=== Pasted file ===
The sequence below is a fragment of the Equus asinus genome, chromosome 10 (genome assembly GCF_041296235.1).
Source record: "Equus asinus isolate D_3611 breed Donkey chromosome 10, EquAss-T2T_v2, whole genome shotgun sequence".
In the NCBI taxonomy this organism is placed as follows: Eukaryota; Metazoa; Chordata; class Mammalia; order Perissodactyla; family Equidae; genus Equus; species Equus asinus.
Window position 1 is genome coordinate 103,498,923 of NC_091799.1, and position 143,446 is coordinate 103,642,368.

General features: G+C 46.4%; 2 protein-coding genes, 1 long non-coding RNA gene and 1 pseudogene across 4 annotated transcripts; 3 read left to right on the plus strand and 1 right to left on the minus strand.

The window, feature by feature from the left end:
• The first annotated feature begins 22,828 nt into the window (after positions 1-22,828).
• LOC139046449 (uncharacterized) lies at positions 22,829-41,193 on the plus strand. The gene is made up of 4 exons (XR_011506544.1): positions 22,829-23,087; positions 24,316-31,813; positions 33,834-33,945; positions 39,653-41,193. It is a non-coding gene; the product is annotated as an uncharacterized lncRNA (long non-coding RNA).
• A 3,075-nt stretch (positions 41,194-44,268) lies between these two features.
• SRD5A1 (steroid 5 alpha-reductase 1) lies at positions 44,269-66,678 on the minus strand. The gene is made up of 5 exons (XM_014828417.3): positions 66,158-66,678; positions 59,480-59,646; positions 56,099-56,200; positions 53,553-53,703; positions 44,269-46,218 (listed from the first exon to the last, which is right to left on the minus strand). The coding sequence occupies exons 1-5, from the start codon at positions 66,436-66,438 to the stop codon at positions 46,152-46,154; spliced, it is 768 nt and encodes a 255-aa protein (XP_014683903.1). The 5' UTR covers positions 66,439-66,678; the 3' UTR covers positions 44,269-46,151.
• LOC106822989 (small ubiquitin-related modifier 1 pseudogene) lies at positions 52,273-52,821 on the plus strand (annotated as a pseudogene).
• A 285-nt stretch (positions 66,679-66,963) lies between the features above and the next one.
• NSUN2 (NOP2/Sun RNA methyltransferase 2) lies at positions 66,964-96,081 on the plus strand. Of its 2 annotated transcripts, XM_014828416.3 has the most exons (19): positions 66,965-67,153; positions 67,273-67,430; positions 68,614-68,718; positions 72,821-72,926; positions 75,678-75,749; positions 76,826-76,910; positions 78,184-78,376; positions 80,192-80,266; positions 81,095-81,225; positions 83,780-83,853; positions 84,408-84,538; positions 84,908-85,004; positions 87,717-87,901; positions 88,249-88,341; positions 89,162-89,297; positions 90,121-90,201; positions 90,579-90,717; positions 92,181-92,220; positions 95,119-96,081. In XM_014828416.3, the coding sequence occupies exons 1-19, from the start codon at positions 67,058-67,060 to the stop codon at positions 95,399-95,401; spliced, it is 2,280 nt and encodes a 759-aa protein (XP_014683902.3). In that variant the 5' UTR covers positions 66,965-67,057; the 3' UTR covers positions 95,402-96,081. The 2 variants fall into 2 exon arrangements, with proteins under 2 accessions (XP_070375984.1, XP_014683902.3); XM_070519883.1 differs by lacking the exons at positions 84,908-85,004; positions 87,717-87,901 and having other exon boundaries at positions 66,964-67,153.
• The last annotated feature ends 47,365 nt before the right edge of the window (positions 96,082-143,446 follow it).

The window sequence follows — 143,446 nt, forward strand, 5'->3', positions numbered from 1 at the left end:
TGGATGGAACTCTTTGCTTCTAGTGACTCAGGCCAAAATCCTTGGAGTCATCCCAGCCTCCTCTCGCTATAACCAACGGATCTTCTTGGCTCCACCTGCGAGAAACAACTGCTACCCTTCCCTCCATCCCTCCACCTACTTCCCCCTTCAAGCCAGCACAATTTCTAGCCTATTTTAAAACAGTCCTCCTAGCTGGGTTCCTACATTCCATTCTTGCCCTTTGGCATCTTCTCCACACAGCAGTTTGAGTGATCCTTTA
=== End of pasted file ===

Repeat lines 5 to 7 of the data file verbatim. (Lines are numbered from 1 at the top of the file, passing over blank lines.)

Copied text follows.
General features: G+C 46.4%; 2 protein-coding genes, 1 long non-coding RNA gene and 1 pseudogene across 4 annotated transcripts; 3 read left to right on the plus strand and 1 right to left on the minus strand.

The window, feature by feature from the left end:
• The first annotated feature begins 22,828 nt into the window (after positions 1-22,828).